Fr. Rupert, now very well trained, took up a position as a teacher in the St. Ottilien Agricultural School in 1967 and took over the direction of the boarders until the closure of this nationally known institution in 1976. Already in 1970 Archabbot Suso Brechter had appointed him to the post of farm manager of St. Ottilien which he held until 1979. During this time he continued to develop the farm further, for example, by setting up its own drying and storage facility for grain in 1975 and by the installation of the first milking carousel in 1977. Since Fr. Rupert specialized in the feeding of livestock, he dealt with it on the spot both practically and scientifically and in 1971 earned a doctorate in agriculture (Dr. agr.) with the dissertation “On the Influence of the Feeding Technique on the Feed Intake of Cattle.” As the farm manager, hunting also came under him. For this reason, following tradition, he acquired a hunting license in 1976 and regularly went out hunting. With the death of the longtime farm manager Fr. Moritz Schrauf in 1973, Fr. Rupert also succeeded him in the office of managing director of the Alumni Association of the St. Ottilien Agricultural School (VIF). He carried out this honorary post with dedication until 2006. In September 1979 Archabbot Notker Wolf named him cellarer of the archabbey. This opened up a great field of work for Fr. Rupert along with numerous meetings, consultations and a great deal of travel. In discussions he could listen well, in controversial situations, however, he could also flare up. Many large building projects fell during his time as cellarer, such as the expansion of the school, the new buildings at the Jakobsberg monastery, the remodeling of the monastery church (1992–95), and the renovation of the guest house (2005–06). During these years the economic situation of the archabbey was supported by many confreres who were active in the monastery workshops and in the farm. Since Fr. Rupert, among other things, developed into a specialist in questions of insurance, he was a member of the state committee of the Bavarian State Hail Insurance (1985–1996), the agents conference of the General Public Health Insurance (AOK) Landsberg (1983–1996) and from 1996 on the advisory board of the administration of the General Public Health Insurance Landsberg.  Representing the religious, he was a member of the Augsburg Diocesan Caritas Council (1982–1997) and from 1997 for some years a member of the advisory board of the Caritas Consulting Co. Augsburg. For many years Fr. Rupert also operated for the archabbey a small agency of Gothaer Insurance.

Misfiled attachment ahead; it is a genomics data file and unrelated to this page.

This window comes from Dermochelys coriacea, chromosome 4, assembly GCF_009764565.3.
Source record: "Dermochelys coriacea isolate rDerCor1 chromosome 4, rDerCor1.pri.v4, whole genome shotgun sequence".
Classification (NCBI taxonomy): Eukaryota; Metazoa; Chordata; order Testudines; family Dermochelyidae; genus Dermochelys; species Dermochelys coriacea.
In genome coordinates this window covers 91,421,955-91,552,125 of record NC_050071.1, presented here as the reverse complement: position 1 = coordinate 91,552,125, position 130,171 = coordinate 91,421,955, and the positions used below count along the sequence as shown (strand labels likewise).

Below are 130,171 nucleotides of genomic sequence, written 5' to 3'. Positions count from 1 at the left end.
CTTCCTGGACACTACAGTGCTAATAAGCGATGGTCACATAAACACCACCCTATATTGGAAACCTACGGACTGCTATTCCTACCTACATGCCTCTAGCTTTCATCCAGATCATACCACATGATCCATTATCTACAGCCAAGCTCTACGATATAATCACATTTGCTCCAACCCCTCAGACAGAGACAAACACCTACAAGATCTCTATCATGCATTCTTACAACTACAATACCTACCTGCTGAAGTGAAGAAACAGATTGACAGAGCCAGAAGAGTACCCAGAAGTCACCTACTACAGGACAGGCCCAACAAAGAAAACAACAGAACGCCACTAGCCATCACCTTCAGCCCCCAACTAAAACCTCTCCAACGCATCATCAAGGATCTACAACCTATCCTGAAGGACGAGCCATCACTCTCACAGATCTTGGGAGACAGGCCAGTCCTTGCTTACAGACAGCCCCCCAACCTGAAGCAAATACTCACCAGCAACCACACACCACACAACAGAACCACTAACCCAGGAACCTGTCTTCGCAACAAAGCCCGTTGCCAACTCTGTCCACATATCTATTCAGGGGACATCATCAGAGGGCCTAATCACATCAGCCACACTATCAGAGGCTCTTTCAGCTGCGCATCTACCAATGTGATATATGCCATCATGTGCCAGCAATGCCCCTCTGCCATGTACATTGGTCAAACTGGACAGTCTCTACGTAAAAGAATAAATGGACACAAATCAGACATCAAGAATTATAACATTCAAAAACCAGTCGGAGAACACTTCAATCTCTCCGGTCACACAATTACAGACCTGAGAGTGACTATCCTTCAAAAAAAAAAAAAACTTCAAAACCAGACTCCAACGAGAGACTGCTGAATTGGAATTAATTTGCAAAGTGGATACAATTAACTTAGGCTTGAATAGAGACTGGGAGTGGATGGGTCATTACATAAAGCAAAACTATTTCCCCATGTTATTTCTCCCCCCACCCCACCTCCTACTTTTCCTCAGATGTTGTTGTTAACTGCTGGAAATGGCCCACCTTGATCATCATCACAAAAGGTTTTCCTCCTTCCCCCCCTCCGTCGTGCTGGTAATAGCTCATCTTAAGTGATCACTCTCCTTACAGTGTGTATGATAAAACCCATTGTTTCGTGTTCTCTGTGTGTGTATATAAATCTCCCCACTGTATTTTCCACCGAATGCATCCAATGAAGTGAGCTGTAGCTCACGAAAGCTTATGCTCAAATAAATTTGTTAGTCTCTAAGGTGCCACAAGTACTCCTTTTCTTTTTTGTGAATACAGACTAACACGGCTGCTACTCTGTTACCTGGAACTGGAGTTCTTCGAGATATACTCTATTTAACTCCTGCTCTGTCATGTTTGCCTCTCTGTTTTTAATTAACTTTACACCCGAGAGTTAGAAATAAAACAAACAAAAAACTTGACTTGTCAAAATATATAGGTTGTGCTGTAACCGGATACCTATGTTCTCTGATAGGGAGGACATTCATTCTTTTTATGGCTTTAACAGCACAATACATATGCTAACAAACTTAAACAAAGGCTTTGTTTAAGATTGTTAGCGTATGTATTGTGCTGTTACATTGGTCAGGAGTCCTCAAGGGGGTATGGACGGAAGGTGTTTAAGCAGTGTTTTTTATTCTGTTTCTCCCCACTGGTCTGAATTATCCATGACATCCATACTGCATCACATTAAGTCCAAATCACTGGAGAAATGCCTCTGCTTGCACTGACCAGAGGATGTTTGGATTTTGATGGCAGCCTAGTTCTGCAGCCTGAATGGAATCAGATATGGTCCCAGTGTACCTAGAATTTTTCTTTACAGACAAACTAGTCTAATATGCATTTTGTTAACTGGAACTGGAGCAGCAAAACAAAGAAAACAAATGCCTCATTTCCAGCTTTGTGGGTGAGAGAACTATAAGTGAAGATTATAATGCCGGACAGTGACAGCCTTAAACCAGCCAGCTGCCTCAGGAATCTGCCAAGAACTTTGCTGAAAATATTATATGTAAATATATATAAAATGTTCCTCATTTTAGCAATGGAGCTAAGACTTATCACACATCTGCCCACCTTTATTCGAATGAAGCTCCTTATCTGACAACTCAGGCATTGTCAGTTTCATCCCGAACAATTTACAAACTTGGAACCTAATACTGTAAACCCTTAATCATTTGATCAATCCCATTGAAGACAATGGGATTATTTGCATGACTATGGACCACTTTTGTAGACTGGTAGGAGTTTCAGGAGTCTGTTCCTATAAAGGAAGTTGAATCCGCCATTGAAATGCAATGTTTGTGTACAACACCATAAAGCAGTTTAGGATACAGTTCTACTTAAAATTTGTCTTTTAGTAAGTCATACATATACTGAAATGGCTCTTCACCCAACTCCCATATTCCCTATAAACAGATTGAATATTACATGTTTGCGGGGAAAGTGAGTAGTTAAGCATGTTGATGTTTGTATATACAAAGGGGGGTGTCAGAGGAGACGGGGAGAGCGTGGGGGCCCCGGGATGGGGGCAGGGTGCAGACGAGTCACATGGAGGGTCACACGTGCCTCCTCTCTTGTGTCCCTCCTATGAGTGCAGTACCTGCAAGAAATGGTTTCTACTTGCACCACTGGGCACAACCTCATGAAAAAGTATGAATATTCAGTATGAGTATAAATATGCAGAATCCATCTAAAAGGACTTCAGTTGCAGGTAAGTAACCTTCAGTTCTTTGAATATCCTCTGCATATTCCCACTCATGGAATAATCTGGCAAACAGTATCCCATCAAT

On 1 October 2006, Archabbot Jeremias released him from his manifold tasks as cellarer. Fr. Rupert now moved to second place, which was not always easy for him, and was entrusted within the administration with the area of insurances. Not only after being released from the office of cellarer was Fr. Rupert engaged in pastoral ministry. Soon after his studies Priors Paulus Hörger and from 1991, Fr. Claudius Bals regularly assigned him to pastoral help-outs in the surrounding parishes where his amiable and friendly contacts were appreciated. Fr. Rupert willingly took on programs in the retreat house and enriched its offerings with contemplative and meditation retreats, walks or pilgrimages and cultural trips to Italy or Austria. He regularly gave retreats in other retreat centers and to monastic communities. In general Fr. Rupert was a person very much interested in culture. Rather withdrawn from the community, he read much, showed great interest in the visual arts, himself collected craftworks and loved music. So it is not surprising that he supported the schola with his voice and participated in the liturgy as a cantor. As a “quiet connoisseur” he liked to combine culture with a pleasant atmosphere and culinary enjoyment.

In recent years Fr. Rupert often had to go the hospital because of health issues. His health deteriorated so much that he had to be brought twice a week since November for kidney dialysis. When asked what word from Scripture shed light on his life, Fr. Rupert responded in 2004 with a verse from Psalm 62: “In God alone is my soul at rest. From him alone comes my hope.” May this hope be granted him. May he live on in peace!

The funeral Mass with burial is on Thursday, 28 November, at 10:30 a.m. in the abbey church of Sankt Ottilien

Archabbot Wolfgang Öxler and the community of Sankt Ottilien Archabbey